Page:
Papes for the peeps – Aircraft Oil ContaminationPosted: November 25, 2012
This is the first in what I hope to be an ongoing series of posts explaining in simple terms what my scientific publications are about.
The first paper A Method for the Identification and Quantitation of Hydraulic Fluid Contamination of Turbine Engine Oils by Gas Chromatography – Chemical Ionisation Mass Spectrometry, in the journal Lubrication Science has just been made available in the print version but has been available online (paywalled) since June.
This paper is my first publication where I am the first author. First author publications are important for early career scientists as it is a part of demonstrating your capability as an independent researcher. First authorship also usually implies that you have done the majority of the experimental work included in the publication, and also written the bulk of the manuscript itself.
In a way, this publication is very unusual in that it is not in any way related to my main research project which I devote >90% of my time to. However, my lab has been searching for a solution to this problem for many years now, so it was an important piece of work in its own right.
What’s it all about?
It is a relatively common occurrence for the lubricant systems of aircraft to become contaminated through leaks, or human error. In many aircraft, the turbine engine lubrication system is separate from the hydraulic lubrication system, and employs two separate oils for these purposes. If the contamination occurs on a bulk level, it is easy to determine – the oils are different colours, have different flash points and viscosities. But when the contamination is at a low level, these differences become diluted to the point that they are no longer useful indicators. Another difference between the two oils is the distinctive set of additives which are used in each. But using these to detect contamination is also unsatisfactory, because the additives are not used in consistent amounts in the oil, so while the contamination may be detected, the amount can’t be calculated.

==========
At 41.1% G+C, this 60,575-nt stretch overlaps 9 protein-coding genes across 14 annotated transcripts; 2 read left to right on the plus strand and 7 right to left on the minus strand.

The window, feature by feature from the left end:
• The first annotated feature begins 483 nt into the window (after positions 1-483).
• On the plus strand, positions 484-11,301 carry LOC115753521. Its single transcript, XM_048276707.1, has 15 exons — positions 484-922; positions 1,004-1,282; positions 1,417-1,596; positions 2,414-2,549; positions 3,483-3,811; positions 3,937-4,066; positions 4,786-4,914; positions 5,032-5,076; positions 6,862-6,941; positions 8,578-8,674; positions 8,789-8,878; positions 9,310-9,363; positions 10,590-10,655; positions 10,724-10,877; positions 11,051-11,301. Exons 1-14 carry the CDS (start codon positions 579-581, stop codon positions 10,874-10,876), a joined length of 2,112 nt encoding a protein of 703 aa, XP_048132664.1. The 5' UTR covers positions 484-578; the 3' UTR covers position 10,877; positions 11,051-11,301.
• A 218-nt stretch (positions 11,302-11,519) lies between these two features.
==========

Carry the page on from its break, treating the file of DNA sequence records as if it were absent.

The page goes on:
In order to detect low levels of contamination, we exploited the chemical differences between these two lubricants. Often when we are analysing our samples, we use an instrument called a ‘Mass Spectrometer’ (MS). The MS breaks apart molecules into pieces, which, oddly enough, is a good way of figuring out what they looked like before they broke apart! But when different oils are put into the MS, they break apart into the exact same fragments so we can’t tell them apart. Annoying. To overcome this, we introduced methane gas into the MS, which attaches onto the oil molecules before they are broken apart in the instrument. The inclusion of the methane means that now the different oils will break apart differently, and we can tell them apart. Using this method we can detect contamination down to 0.5%, which is equivalent to about a teaspoon’s worth of contaminant in a bucket.
A lot of this paper is about the chemical analysis technique that was used, and proving that the method actually works, which is really important when you are developing a complete new way of measuring something. But it’s not that interesting to explain, it basically involves running a lot of samples under specific conditions, repeated the same thing loads of times, and complete some statistical analysis on the data, to make sure that the method is robust. We also made sure that the method worked on oils which were fresh, and those which might have been used, heated or contaminated with water.
I’ve already seen the use of this new method have a real impact on the day to day operation of aircraft. It enables flight crews and aircraft maintainers to make more informed decisions about whether to fly or ground an aircraft with suspected contamination of the turbine oil. This is something quite satisfying and rewarding for me, given that my main research project is slightly more esoteric, with applications likely to be many years in the future.